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Furthermore, thimerosal is a vaccine preservative which contains mercury and has been used effectively in multidose vaccines, but not in MMR. Many biologists believed that this preservative could also be a possible cause of autism. In his article, Vaccines and Autism, Xin Guan declares that, “Beginning in the late 1930s, a mercury-based preservative marketed by Eli Lilly and Company as thimerosal was introduced in multi-dose vaccines as an antifungal and antiseptic agent that would prevent microbe growth in stored vaccines.” Thimerosal was very competent, and it eradicated the lethal effects of a bacterial infection. The down side to the preservative is that when it degrades in the body, it forms a chemical called ethylmercury. Mercury is known to be harmful especially if ingested. It is stated by Guan that, “In addition, there were
strikingly similar observations regarding movement, physical characteristics, behavior, and visual coordination between autistic symptoms and the after-effects of mercury poisoning.” This is the most credible reason as to why parents believed that their children became autistic after taking multidose vaccines. The World Health Organization and Centers for Disease Control report that there is a lack of scientific evidence that supports the claim made by many parents that mercury additives in vaccines are a cause of autism. There was a study done that established that there was significantly no difference in the risk of autism between children who got vaccinated with thimerosal-containing vaccines versus children who got vaccinated by thimerosal-free vaccines. Many other analyses also had similar results and confirmed that there is no correlation with thimerosal containing vaccines and autism. Eventually, thimerosal was removed from most childhood vaccines in 1999 to ensure a risk-free public health policy. This was done to reduce the mercury exposure to infants and children. Ever since the ingredient has been removed from vaccines, there has not been a decrease in the rates of children developing autism.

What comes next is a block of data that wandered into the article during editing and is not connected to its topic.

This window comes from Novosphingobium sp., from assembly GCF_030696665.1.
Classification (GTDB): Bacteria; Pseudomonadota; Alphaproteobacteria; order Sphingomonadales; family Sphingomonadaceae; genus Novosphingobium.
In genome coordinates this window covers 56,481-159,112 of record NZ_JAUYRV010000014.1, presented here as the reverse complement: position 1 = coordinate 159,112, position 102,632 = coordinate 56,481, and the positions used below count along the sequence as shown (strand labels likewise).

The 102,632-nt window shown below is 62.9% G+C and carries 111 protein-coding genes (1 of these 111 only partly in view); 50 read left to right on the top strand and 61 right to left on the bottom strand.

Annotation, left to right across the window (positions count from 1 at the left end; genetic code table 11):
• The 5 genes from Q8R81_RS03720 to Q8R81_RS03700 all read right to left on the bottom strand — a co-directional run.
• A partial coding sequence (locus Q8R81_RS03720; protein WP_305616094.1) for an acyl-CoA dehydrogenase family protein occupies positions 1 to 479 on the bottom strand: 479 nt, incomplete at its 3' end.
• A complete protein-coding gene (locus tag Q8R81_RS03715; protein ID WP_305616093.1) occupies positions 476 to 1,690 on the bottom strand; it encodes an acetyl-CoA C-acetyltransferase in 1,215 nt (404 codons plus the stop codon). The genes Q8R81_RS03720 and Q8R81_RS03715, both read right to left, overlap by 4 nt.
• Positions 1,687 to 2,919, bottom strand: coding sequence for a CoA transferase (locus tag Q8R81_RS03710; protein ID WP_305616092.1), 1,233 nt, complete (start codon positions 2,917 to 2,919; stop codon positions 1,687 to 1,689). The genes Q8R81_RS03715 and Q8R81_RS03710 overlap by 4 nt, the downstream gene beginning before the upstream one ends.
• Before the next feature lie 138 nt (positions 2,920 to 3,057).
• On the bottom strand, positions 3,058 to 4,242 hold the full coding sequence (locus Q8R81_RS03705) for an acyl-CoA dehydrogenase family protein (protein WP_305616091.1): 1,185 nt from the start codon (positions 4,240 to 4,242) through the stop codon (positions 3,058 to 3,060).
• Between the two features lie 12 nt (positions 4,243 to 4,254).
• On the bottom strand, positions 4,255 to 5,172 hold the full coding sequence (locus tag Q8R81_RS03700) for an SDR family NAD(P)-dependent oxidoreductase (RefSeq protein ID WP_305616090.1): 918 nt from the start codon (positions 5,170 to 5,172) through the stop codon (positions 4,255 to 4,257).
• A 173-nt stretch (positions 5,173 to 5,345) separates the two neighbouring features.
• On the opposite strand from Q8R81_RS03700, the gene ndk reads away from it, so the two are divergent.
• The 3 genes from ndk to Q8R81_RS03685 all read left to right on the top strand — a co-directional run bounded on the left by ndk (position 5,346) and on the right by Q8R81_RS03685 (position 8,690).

In continuation, alternative theories emerged after it was proven that thimerosal containing vaccines do not cause autism. The most renowned theory was that the instantaneous administration of numerous vaccines weakens the immune system and triggers autism. This theory is flawed because even though an infant’s immune system may not be as strong as an adult’s, it still enforces many protective responses. Children who get vaccinated and children who do not have the same predisposition to infections. Autism is an autoimmune disease which deals with the central nervous system. Neurons and synapses play a role in the system, so I do not understand how vaccines would affect them.
On a personal note, my younger brother is autistic and has received his vaccinations in order to go to school. My parents do not believe that vaccines are a possible cause of his autism. He received his MMR vaccine when it was required. My family and I believe that there are more genetic and environmental causes that lead to autism instead of just vaccines. I did not know much about the controversial topic of vaccines and autism until researching about it. If there is no factual, scientific evidence to back up the claim that vaccines cause autism then I don’t believe that it can be credited. I just hope and pray that eventually there is a vaccine that is created which helps with the symptoms of autism and reduces them.
To conclude, vaccines do not have an association with autism or cause the disorder. Many studies have disproved the theory and continual research is being performed on this topic. I believe that parents should vaccinate their children to protect them from several known and unknown diseases which are present in the world today. Vaccines help build immunity and if the children who do not get vaccinated are exposed to a dangerous infection, their bodies will not be able to respond well, and they can get very sick. I believe that parents should do more research before making hasty decisions on what is suitable for their children and what is not because it could be a life transforming decision.
- Guan, Xin. Vaccines and Autism. 9 Feb. 2009, 11:36 PM, pdfs.semanticscholar.org/0e08/54ed8bd453340924eb465a4a28cd13785f99.pdf
- “Is There a Connection Between Vaccines and Autism?” Edited by Elana Pearl Ben-Joseph, KidsHealth, The Nemours Foundation, Mar. 2018, kidshealth.org/en/parents/autism-studies.html
- Nelson, Andrew. “Responsible Statistics.” Statlit, Dec. 2011, www.statlit.org/pdf/2011-Nelson-Responsible-Statistics-6up.pdf
- “Vaccine Safety.” Centers for Disease Control and Prevention, Centers for Disease Control and Prevention, 23 Nov. 2015, www.cdc.gov/vaccinesafety/concerns/autism.html